• Undertaking risk assessments: A forensic psychologist assesses an individual risk to society, at which point they may complete a risk assessment and provide recommendations.

  • Providing psychological evaluations: A forensic psychologist conducts psychological evaluations in criminal cases. They may assess whether or not an individual was mentally competent at the time of their alleged crime and any other mental issues that may have contributed to it.

  • Testifying in court: A forensic psychologist provides expert testimony during proceedings if a court case involves any kind of mental illness.

Related: Forensic Psychologist Job Profile

Forensic psychologist salary

The national average salary of a forensic psychologist is £34,477 per year. The amount that you can make depends on a range of factors, including the location of the company and your level of experience. Qualifications and certifications can also influence your income.

Forensic psychologists working hours

The working hours of forensic psychologists vary depending on the type of work they do. They may work in private practice or for public services. If you work for public services, your working hours may be similar to those of other professionals in those organisations. Your normal working hours are between 8 am and 6 pm.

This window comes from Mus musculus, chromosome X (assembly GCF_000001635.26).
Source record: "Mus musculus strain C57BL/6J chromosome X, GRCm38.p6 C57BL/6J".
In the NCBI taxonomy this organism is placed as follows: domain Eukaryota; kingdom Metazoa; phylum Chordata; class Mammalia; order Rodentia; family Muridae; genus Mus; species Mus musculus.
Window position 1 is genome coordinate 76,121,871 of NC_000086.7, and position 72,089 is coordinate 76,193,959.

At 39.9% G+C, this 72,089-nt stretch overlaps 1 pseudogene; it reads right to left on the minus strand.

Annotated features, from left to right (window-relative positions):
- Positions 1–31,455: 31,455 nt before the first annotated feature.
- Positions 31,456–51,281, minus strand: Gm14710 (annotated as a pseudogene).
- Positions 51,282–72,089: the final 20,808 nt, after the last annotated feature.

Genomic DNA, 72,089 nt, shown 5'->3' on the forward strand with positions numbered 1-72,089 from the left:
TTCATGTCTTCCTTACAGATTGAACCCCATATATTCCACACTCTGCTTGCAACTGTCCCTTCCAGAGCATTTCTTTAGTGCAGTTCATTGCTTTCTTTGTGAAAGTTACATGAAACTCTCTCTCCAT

If you decide to work part-time, this could mean that your working week is reduced to three days rather than five days. There are occasions when you may work outside of normal working hours. This is usually either due to an emergency or the organisation requiring extra cover due to sickness absence.

Benefits of working as a forensic psychologist

Here are some of the main benefits of working as a forensic psychologist:

  • Job security: The demand for qualified psychologists may be on the rise as these professionals can work with various departments and employers.

  • Good salary: Like other psychologists, forensic psychologists earn good salaries and enjoy excellent job security.

  • Interesting people: You can learn a lot about human behaviour and how to tackle different situations while working with a range of specialised professionals.

  • Rewarding work: Working with people who have experienced trauma or who are suffering from mental health issues can be rewarding and satisfying. You have the opportunity to help people overcome their problems and live happier lives.

Forensic psychologist skills

Here are the most common skills of a forensic psychologist:

  • Empathy: Forensic psychologists empathise with their their clients to better understand their perspectives.

  • Excellent communication skills: They explain complex issues clearly and free of jargon so that others understand what's going on.

  • Problem-solving skills: Forensic psychologists resolve conflicts or disputes to keep working environments as calm as possible.

Please note that none of the companies mentioned in this article are affiliated with Indeed.

Salary figures reflect data listed on Indeed Salaries at time of writing. Salaries‌ ‌may‌ ‌‌vary‌‌ ‌depending‌ ‌on‌ ‌the‌ ‌hiring‌ ‌organisation‌ ‌and‌ ‌a‌ ‌candidate's‌ ‌experience,‌ ‌academic‌ background‌ ‌and‌ ‌location.‌

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  • How much does a forensic psychologist make? (Plus tasks)